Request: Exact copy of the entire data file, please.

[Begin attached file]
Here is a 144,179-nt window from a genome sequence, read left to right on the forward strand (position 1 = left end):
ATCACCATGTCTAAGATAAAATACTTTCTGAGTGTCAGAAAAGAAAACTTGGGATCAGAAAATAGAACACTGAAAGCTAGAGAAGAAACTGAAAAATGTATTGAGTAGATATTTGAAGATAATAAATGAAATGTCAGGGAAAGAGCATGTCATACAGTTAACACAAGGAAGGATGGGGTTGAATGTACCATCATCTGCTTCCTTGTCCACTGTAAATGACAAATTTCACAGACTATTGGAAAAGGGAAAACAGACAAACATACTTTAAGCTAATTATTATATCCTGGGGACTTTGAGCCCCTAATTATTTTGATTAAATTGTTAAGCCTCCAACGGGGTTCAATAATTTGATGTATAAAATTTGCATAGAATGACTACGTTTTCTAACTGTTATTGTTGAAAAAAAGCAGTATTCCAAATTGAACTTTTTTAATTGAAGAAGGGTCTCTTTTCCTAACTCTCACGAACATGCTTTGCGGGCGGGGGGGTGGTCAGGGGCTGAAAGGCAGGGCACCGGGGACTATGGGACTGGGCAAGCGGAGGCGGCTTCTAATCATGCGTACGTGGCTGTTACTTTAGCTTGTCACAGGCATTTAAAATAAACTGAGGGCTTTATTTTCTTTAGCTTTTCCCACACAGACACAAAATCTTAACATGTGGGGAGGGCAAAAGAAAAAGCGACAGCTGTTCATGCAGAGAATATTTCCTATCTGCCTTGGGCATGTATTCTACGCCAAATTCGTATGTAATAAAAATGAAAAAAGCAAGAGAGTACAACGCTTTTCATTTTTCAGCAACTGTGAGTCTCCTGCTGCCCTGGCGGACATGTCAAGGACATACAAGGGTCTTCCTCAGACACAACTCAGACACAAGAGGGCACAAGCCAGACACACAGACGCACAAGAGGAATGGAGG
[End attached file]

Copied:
Here is a 144,179-nt window from a genome sequence, read left to right on the forward strand (position 1 = left end):
ATCACCATGTCTAAGATAAAATACTTTCTGAGTGTCAGAAAAGAAAACTTGGGATCAGAAAATAGAACACTGAAAGCTAGAGAAGAAACTGAAAAATGTATTGAGTAGATATTTGAAGATAATAAATGAAATGTCAGGGAAAGAGCATGTCATACAGTTAACACAAGGAAGGATGGGGTTGAATGTACCATCATCTGCTTCCTTGTCCACTGTAAATGACAAATTTCACAGACTATTGGAAAAGGGAAAACAGACAAACATACTTTAAGCTAATTATTATATCCTGGGGACTTTGAGCCCCTAATTATTTTGATTAAATTGTTAAGCCTCCAACGGGGTTCAATAATTTGATGTATAAAATTTGCATAGAATGACTACGTTTTCTAACTGTTATTGTTGAAAAAAAGCAGTATTCCAAATTGAACTTTTTTAATTGAAGAAGGGTCTCTTTTCCTAACTCTCACGAACATGCTTTGCGGGCGGGGGGGTGGTCAGGGGCTGAAAGGCAGGGCACCGGGGACTATGGGACTGGGCAAGCGGAGGCGGCTTCTAATCATGCGTACGTGGCTGTTACTTTAGCTTGTCACAGGCATTTAAAATAAACTGAGGGCTTTATTTTCTTTAGCTTTTCCCACACAGACACAAAATCTTAACATGTGGGGAGGGCAAAAGAAAAAGCGACAGCTGTTCATGCAGAGAATATTTCCTATCTGCCTTGGGCATGTATTCTACGCCAAATTCGTATGTAATAAAAATGAAAAAAGCAAGAGAGTACAACGCTTTTCATTTTTCAGCAACTGTGAGTCTCCTGCTGCCCTGGCGGACATGTCAAGGACATACAAGGGTCTTCCTCAGACACAACTCAGACACAAGAGGGCACAAGCCAGACACACAGACGCACAAGAGGAATGGAGG